History of Estonia between 1919 - 1940
Estonia as a unified political entity first emerged after the Russian February Revolution of 1917. With the collapse of the Russian Empire in World War I, Russia's Provisional Government granted national autonomy to an unified Estonia in April. The Governorate of Estonia in the north (corresponding to the historic Danish Estonia) was united with the northern part of the Governorate of Livonia. Elections for a provisional parliament, Maapäev was organized, with the Menshevik and Bolshevik factions of the Russian Social Democratic Labour Party obtaining a part of the vote. On November 5, 1917, two days before the October Revolution in Saint Petersburg, Estonian Bolshevik leader Jaan Anvelt violently usurped power from the legally constituted Maapäev in a coup d'état, forcing the Maapäev underground.
In February, after the collapse of the peace talks between Soviet Russia and the German Empire, mainland Estonia was occupied by the Germans. Bolshevik forces retreated to Russia. Between the Russian Red Army's retreat and the arrival of advancing German troops, the Salvation Committee of the Estonian National Council Maapäev issued the Estonian Declaration of Independence in Pärnu on February 23, 1918.
After the collapse of the short-lived puppet government of the United Baltic Duchy and the withdrawal of German troops in November 1918, an Estonian Provisional Government retook office. A military invasion by the Red Army followed a few days later, however, marking the beginning of the Estonian War of Independence (1918–1920). The Estonian army cleared the entire territory of Estonia of the Red Army by February 1919.
On 5–7 April 1919 The Estonian Constituent Assembly was elected. On February 2, 1920, the Treaty of Tartu was signed by the Republic of Estonia and the Russian SFSR. The terms of the treaty stated that Russia renounced in perpetuity all rights to the territory of Estonia. The first Constitution of Estonia was adopted on June 15, 1920. The Republic of Estonia obtained international recognition and became a member of the League of Nations in 1921. In nearby Finland similar circumstances resulted in a bloody civil war. Despite repeated threats from fascist movements, Finland became and remained a free democracy under the rule of law. By contrast Estonia, without a civil war, started as a democracy and was turned into a dictatorship in 1934.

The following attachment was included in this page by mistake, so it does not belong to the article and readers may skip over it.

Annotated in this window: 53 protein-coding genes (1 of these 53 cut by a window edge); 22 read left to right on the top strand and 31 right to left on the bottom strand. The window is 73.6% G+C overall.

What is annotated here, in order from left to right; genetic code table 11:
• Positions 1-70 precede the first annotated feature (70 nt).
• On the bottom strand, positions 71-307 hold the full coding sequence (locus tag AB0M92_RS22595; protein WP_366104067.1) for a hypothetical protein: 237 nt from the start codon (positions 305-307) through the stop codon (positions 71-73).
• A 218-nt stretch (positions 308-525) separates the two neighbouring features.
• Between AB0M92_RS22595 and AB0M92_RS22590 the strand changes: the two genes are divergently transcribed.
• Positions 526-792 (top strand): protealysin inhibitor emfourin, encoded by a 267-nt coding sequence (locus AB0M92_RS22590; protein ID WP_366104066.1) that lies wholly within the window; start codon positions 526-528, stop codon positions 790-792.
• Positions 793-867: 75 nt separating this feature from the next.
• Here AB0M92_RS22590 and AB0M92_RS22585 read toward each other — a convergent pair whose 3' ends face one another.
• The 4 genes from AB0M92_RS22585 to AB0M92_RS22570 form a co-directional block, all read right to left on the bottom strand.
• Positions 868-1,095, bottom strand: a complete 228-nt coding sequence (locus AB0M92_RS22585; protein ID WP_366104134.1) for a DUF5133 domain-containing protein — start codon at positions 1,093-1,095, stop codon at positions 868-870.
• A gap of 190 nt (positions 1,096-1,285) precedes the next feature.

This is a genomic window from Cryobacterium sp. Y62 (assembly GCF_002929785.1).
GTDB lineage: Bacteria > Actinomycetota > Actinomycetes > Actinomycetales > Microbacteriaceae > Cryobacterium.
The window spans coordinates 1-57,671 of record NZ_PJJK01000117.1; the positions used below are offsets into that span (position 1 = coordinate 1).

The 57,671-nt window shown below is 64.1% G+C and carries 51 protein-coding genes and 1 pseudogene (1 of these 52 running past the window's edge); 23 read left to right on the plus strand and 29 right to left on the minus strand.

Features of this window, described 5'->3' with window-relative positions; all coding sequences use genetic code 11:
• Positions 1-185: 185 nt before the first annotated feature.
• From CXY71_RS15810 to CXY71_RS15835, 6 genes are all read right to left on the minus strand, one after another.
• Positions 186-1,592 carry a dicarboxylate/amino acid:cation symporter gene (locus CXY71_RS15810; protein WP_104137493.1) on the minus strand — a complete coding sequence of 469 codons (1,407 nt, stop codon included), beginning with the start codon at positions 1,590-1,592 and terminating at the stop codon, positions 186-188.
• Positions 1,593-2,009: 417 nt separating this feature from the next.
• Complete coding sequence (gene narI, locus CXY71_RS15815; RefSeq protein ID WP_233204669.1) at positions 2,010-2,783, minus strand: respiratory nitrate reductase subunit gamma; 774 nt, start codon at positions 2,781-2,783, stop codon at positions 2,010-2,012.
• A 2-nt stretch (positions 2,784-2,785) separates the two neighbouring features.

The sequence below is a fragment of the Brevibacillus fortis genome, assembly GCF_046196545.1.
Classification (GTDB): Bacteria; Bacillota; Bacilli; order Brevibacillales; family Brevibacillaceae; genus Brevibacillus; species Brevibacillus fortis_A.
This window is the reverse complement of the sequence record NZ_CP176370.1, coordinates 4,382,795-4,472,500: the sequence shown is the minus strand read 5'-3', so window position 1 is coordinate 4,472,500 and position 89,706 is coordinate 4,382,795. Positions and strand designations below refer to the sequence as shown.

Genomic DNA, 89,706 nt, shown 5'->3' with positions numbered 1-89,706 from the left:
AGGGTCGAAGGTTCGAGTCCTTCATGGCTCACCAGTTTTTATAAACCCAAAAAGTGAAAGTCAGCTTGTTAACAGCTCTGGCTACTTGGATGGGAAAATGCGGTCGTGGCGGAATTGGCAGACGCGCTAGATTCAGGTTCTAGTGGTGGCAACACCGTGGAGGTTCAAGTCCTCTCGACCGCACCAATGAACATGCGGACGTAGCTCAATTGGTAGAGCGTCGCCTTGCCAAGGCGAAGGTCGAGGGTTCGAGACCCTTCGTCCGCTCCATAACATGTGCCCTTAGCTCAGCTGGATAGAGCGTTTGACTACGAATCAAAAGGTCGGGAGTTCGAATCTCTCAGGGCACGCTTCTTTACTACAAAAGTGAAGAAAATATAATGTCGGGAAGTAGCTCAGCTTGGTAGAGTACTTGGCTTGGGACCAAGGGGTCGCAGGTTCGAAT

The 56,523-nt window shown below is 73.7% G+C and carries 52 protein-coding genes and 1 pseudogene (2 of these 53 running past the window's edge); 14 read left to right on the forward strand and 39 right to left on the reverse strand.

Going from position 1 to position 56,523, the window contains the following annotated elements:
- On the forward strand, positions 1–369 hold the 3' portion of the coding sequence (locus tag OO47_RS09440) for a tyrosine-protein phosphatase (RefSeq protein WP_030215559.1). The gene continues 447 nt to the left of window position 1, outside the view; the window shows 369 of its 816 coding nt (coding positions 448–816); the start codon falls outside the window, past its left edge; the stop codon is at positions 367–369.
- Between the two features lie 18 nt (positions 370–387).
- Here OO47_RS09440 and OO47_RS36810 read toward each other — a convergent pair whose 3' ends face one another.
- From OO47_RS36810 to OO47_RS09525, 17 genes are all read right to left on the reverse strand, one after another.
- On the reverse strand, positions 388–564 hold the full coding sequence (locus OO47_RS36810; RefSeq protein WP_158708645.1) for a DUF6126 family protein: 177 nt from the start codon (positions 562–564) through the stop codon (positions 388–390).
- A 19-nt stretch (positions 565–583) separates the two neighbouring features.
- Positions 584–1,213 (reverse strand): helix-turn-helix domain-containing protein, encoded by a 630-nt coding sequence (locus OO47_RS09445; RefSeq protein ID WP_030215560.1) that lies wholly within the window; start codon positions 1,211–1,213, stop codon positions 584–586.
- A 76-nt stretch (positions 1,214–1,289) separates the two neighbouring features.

The first period of independence lasted 22 years, beginning in 1918. Estonia underwent a number of economic, social, and political reforms necessary to come to terms with its new status as a sovereign state. Economically and socially, land reform in 1919 was the most important step. Large estate holdings belonging to the Baltic nobility were redistributed among the peasants and especially among volunteers in the Estonian War of Independence. Estonia's principal markets became Scandinavia, the United Kingdom, and western Europe, with some exports to the United States and to the Soviet Union. The first constitution of the Republic of Estonia, adopted in 1920, established a parliamentary form of government. The parliament (Riigikogu) consisted of 100 members elected for 3-year terms.